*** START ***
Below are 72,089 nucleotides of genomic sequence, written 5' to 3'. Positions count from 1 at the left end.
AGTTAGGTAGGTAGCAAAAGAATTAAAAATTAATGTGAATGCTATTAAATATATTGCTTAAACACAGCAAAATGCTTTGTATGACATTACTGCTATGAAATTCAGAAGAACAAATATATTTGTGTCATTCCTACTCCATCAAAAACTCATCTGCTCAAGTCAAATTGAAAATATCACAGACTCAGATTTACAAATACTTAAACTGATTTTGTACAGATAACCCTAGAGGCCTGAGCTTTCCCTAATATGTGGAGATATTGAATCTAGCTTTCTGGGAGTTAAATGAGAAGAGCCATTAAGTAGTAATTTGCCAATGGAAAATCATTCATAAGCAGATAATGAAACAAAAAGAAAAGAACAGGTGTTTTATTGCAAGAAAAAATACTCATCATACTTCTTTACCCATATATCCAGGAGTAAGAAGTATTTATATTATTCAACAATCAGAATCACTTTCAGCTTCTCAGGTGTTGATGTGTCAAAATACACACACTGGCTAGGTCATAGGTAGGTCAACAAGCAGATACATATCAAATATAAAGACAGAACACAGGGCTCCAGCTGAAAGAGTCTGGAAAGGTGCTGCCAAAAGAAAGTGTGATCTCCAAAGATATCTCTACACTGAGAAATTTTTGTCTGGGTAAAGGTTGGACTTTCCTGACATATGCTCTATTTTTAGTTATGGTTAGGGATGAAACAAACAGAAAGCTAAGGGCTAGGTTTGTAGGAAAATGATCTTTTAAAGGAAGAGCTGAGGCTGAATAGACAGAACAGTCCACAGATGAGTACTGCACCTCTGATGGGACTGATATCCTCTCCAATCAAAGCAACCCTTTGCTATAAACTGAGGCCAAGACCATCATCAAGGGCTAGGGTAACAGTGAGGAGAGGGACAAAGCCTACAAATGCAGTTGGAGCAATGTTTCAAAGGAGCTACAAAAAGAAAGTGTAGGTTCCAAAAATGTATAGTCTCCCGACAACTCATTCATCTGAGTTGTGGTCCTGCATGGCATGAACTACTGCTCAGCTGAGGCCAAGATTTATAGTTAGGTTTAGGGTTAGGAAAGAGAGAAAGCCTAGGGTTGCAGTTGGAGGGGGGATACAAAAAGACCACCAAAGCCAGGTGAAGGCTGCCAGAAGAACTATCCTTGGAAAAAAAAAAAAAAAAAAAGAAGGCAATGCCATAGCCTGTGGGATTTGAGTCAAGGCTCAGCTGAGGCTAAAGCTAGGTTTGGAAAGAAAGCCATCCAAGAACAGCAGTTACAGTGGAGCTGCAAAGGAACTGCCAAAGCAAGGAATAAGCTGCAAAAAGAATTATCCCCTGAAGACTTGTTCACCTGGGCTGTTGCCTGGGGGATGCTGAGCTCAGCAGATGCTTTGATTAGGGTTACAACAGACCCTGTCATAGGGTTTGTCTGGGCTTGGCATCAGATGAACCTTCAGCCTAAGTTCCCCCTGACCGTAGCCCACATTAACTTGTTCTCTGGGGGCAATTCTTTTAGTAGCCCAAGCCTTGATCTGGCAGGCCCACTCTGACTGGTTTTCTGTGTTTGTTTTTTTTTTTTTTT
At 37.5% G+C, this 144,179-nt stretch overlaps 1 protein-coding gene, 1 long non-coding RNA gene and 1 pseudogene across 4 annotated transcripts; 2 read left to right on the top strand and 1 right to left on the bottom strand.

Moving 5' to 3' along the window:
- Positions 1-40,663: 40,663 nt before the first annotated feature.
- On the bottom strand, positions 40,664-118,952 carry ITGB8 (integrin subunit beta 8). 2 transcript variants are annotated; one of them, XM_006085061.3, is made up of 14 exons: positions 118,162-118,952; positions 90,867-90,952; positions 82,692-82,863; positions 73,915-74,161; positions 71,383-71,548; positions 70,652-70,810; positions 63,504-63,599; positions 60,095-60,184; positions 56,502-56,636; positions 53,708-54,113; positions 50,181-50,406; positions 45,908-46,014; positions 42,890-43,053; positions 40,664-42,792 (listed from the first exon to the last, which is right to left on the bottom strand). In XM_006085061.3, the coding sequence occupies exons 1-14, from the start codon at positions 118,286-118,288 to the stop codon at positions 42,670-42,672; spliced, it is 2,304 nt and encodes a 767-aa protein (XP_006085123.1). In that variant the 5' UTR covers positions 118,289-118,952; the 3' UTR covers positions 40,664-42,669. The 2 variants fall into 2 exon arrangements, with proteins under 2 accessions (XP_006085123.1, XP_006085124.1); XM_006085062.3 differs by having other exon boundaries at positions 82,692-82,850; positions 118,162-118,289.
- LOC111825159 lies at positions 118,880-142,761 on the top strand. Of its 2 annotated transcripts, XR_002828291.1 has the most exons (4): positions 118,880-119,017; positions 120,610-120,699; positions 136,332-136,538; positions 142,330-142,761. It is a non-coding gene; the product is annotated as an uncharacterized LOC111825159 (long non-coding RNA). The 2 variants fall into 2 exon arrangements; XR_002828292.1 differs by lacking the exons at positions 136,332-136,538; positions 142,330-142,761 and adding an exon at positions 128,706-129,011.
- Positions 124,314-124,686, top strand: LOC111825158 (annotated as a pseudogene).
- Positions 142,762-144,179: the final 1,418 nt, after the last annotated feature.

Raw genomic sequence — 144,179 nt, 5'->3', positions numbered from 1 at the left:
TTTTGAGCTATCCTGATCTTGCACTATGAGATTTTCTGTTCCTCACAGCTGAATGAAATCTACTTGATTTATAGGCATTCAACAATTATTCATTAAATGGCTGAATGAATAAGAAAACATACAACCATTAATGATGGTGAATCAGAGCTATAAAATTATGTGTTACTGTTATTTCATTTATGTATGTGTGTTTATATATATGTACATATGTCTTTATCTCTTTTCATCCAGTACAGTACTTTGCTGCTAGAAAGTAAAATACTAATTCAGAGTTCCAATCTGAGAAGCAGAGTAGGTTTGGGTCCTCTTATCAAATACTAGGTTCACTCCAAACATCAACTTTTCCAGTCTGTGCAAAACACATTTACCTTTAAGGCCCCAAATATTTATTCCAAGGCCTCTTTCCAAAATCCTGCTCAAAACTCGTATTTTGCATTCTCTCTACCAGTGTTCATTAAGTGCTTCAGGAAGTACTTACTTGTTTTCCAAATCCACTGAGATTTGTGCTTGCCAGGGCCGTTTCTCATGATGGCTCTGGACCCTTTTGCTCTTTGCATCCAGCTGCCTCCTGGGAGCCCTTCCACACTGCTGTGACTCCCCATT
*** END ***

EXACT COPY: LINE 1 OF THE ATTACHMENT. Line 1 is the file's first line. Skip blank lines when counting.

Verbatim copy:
Below are 72,089 nucleotides of genomic sequence, written 5' to 3'. Positions count from 1 at the left end.